Dennis: Yeah, but what you've got to do is move on through those, and what a husband especially needs to know is that he needs to be communicating that he is worthy of his wife's trust, and he needs to communicate to her that he loves her for who she is not for what she can do for him.
And what a wife is really expressing during those times, at least what Barbara has communicated to me is that she just needs to feel like I love her, Barbara Rainey, for who she is as a woman and just set her apart from all other women in the world.
Bob: You know, in the book that you and Barbara wrote together called "Rekindling the Romance," in the section that you wrote for men, one of the chapters, I remember, you have what you call "Simple Gardening Tips" for keeping the romance garden refreshed in your marriage. And it's just good practical wisdom for men about how we can effectively express what's on our hearts and cultivate and nourish our wives in an area that is so vital for them and for our marriage relationship.
I don't know how many of our listeners have not read the book, "Rekindling the Romance," but it's a great book – half the book written for women, half the book written for men. In fact, I saw an e-mail this week – I don't know if you saw this from somebody who wrote to us and said reading the wives' half of this book had been revolutionary for this wife's thinking about this subject of romance, and she couldn't wait for her husband to read his half of the book.
But she was already, just from reading her half of the book, she was already beginning to see changes in their relationship. We've got copies of the book in our FamilyLife Resource Center, and if any of our listeners are interested in getting a copy of this book, we would love to send it to you.
You can go to our website, FamilyLife.com, and there is a button that's in the middle of the home page that is in the shape of a heart here at Valentine's Day. You click on that red button, it says "Go," and it will take you right to the page where there is more information about the book "Rekindling the Romance," and a 31-day devotional that the two of you have written called "Moments Together for Intimacy," designed for couples to share time together each day praying, looking at God's Word, reflecting on your relationship, building that relationship.
And if any of our listeners are interested in getting both the book "Rekindling the Romance," and "Moments Together for Intimacy," we'll be happy to send along at no additional cost the CD audio of what Barbara is sharing with us this week on the subject of how a woman views romance.
Again, our website is FamilyLife.com, click that red heart-shaped button that says "Go," and that will take you right to the page where there is more information about the resources that are available, or you can call us at 1-800-FLTODAY if you have any questions – 1-800-F-as-in-family, L-as-in-life, and then the word TODAY, and someone on our team can answer any questions you have or help you get those resources sent out to you.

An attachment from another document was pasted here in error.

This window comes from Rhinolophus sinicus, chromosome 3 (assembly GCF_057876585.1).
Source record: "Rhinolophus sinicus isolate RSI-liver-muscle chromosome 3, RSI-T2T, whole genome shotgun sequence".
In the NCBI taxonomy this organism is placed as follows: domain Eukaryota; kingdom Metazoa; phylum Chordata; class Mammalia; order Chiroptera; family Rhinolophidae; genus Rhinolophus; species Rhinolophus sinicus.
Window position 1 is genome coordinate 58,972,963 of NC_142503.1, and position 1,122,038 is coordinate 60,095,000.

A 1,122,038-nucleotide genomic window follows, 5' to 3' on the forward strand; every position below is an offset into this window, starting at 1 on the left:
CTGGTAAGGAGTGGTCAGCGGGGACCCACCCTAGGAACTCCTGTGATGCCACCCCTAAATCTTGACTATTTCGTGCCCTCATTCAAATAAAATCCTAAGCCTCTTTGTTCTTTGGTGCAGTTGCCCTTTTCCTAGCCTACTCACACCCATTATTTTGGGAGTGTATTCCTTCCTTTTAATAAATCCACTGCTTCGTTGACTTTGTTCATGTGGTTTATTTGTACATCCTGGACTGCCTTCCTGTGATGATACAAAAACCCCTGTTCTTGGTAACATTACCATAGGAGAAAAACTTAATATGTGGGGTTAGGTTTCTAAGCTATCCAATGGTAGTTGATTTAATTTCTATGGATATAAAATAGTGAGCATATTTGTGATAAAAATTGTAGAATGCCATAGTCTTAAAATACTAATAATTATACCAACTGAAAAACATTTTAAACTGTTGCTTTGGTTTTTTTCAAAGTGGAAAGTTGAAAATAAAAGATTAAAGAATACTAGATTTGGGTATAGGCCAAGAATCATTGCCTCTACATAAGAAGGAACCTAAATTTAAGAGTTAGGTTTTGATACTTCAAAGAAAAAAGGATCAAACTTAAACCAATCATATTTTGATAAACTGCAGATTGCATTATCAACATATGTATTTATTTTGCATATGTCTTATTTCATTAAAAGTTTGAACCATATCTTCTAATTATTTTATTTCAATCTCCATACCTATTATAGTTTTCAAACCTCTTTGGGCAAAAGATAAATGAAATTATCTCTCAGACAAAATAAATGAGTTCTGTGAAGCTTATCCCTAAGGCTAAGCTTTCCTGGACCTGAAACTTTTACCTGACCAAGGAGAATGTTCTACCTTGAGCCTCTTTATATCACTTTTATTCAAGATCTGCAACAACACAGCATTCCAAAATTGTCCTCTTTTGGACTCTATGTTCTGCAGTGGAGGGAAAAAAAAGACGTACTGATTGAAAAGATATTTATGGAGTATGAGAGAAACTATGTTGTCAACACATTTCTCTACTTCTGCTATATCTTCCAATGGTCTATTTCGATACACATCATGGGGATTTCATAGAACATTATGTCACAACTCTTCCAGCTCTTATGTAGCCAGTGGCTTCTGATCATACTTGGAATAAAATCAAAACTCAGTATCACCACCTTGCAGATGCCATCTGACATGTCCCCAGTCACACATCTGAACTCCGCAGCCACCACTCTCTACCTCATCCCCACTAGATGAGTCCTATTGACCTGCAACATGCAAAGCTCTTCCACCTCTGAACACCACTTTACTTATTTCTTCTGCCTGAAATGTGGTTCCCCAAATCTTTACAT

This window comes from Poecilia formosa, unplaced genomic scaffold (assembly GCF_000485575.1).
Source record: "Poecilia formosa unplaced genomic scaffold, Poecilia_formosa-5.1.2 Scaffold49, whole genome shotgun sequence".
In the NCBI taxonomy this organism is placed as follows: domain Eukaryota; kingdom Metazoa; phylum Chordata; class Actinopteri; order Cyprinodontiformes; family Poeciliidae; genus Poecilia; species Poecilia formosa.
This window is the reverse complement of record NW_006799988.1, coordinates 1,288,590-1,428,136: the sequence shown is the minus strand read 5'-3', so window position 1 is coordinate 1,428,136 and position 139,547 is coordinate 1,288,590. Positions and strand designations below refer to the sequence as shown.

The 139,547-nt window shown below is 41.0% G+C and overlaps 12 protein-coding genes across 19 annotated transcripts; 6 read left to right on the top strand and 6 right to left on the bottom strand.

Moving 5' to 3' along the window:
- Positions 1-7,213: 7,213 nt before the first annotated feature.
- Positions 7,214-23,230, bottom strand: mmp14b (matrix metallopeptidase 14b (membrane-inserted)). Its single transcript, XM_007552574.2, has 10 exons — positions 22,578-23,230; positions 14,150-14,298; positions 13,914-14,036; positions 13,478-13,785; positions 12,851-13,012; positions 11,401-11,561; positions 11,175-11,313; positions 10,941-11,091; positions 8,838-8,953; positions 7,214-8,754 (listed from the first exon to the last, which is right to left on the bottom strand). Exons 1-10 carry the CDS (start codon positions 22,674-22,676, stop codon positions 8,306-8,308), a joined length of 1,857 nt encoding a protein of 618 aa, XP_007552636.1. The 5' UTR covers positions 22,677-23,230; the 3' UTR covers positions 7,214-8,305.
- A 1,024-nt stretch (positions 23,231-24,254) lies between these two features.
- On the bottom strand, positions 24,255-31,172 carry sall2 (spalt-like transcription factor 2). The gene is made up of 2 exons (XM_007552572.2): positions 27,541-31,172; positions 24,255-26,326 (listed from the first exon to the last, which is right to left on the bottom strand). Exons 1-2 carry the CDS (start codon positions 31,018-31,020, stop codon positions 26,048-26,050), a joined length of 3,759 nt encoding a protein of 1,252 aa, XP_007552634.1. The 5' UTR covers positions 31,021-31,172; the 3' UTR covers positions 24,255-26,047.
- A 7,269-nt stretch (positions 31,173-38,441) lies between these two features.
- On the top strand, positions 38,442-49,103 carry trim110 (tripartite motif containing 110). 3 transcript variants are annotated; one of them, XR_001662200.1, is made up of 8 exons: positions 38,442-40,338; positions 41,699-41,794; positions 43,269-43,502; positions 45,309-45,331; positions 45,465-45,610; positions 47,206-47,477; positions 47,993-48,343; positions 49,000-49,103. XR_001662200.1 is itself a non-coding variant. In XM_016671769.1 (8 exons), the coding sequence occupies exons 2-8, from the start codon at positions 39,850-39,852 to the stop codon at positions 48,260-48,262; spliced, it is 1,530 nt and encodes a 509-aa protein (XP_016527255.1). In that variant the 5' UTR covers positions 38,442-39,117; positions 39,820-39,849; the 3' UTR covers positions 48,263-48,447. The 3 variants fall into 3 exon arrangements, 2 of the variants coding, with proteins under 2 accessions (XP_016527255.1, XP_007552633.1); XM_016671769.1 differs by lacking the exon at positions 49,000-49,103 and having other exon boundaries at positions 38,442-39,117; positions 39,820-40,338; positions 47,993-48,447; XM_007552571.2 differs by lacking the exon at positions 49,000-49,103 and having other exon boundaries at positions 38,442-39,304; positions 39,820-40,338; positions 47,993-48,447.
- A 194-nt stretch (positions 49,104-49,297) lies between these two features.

Additionally, this month we have a CD that we are sending to any of our listeners who can help support the ministry of FamilyLife Today with a donation of any amount. We're a listener-supported ministry, and those donations are what keep us on the air in this city and in cities all across the country, and this month we want to say thank you for your financial support by sending a CD that has two messages on it – one from C.J. Mahaney and the other from his wife, Carolyn.
C.J. is talking to men about how, again, we can more effectively express our love and our appreciation for our wives, and then Carolyn speaks to wives on the same subject, from a woman's perspective, how a wife can affirm and support and show her love for her husband.
We'd love to send you the CD as our thank you gift for your financial support of the ministry of FamilyLife Today. You can go to our website at FamilyLife.com, and make your donation online. As you fill out your donation form, you will see a keycode box, and when you get to that box, just type in the word "Love," and that will let us know that you'd like to receive a copy of this CD.
If you're calling to make your donation over the phone, it's 1-800-FLTODAY. Just mention that you'd like the CD from C.J. and Carolyn Mahaney, or the CD about love, and they'll know what you're talking about, and we'll be happy to send it out to you.
Again, thanks for your financial support of the ministry of FamilyLife Today. We appreciate you.
Well, tomorrow we're going to pick up where we left off today and continue to get insight from Barbara Rainey on how a woman views romance and what we can do, as husbands, to better express our care and our concern and our love for our wives. I hope you can tune in for that.
I want to thank our engineer today, Mark Whitlock, and our entire broadcast production team. On behalf of our host, Dennis Rainey, I'm Bob Lepine. We'll see you back next time for another edition of FamilyLife Today.